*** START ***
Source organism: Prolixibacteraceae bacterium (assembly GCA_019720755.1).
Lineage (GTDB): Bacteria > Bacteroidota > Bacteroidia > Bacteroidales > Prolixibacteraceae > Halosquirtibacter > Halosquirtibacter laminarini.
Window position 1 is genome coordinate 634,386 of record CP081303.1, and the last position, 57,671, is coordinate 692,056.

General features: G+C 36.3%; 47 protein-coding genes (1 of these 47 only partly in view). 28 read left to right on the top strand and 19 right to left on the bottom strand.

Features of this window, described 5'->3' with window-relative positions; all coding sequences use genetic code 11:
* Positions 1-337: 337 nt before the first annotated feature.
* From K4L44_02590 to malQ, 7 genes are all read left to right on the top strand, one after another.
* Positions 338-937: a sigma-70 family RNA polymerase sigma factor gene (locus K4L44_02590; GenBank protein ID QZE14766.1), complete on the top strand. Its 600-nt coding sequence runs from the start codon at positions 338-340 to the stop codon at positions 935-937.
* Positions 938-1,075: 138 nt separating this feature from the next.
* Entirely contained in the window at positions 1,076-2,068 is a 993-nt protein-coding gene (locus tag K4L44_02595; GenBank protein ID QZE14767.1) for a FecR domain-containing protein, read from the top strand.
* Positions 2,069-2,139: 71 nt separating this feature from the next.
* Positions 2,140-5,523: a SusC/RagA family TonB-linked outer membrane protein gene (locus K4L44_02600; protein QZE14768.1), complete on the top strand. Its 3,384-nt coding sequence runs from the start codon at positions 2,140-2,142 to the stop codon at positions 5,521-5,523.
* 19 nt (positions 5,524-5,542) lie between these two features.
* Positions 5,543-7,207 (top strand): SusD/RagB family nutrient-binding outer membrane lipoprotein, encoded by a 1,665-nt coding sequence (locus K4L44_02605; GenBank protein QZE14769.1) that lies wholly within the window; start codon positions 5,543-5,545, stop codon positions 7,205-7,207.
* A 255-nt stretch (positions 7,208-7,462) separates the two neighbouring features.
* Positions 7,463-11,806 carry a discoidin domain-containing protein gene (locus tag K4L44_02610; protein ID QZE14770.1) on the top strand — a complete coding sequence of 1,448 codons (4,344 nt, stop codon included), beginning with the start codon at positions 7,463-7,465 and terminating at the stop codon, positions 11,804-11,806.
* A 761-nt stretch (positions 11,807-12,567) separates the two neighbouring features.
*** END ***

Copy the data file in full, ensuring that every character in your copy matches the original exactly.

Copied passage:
Source organism: Prolixibacteraceae bacterium (assembly GCA_019720755.1).
Lineage (GTDB): Bacteria > Bacteroidota > Bacteroidia > Bacteroidales > Prolixibacteraceae > Halosquirtibacter > Halosquirtibacter laminarini.
Window position 1 is genome coordinate 634,386 of record CP081303.1, and the last position, 57,671, is coordinate 692,056.

General features: G+C 36.3%; 47 protein-coding genes (1 of these 47 only partly in view). 28 read left to right on the top strand and 19 right to left on the bottom strand.

Features of this window, described 5'->3' with window-relative positions; all coding sequences use genetic code 11:
* Positions 1-337: 337 nt before the first annotated feature.
* From K4L44_02590 to malQ, 7 genes are all read left to right on the top strand, one after another.
* Positions 338-937: a sigma-70 family RNA polymerase sigma factor gene (locus K4L44_02590; GenBank protein ID QZE14766.1), complete on the top strand. Its 600-nt coding sequence runs from the start codon at positions 338-340 to the stop codon at positions 935-937.
* Positions 938-1,075: 138 nt separating this feature from the next.
* Entirely contained in the window at positions 1,076-2,068 is a 993-nt protein-coding gene (locus tag K4L44_02595; GenBank protein ID QZE14767.1) for a FecR domain-containing protein, read from the top strand.
* Positions 2,069-2,139: 71 nt separating this feature from the next.
* Positions 2,140-5,523: a SusC/RagA family TonB-linked outer membrane protein gene (locus K4L44_02600; protein QZE14768.1), complete on the top strand. Its 3,384-nt coding sequence runs from the start codon at positions 2,140-2,142 to the stop codon at positions 5,521-5,523.
* 19 nt (positions 5,524-5,542) lie between these two features.
* Positions 5,543-7,207 (top strand): SusD/RagB family nutrient-binding outer membrane lipoprotein, encoded by a 1,665-nt coding sequence (locus K4L44_02605; GenBank protein QZE14769.1) that lies wholly within the window; start codon positions 5,543-5,545, stop codon positions 7,205-7,207.
* A 255-nt stretch (positions 7,208-7,462) separates the two neighbouring features.
* Positions 7,463-11,806 carry a discoidin domain-containing protein gene (locus tag K4L44_02610; protein ID QZE14770.1) on the top strand — a complete coding sequence of 1,448 codons (4,344 nt, stop codon included), beginning with the start codon at positions 7,463-7,465 and terminating at the stop codon, positions 11,804-11,806.
* A 761-nt stretch (positions 11,807-12,567) separates the two neighbouring features.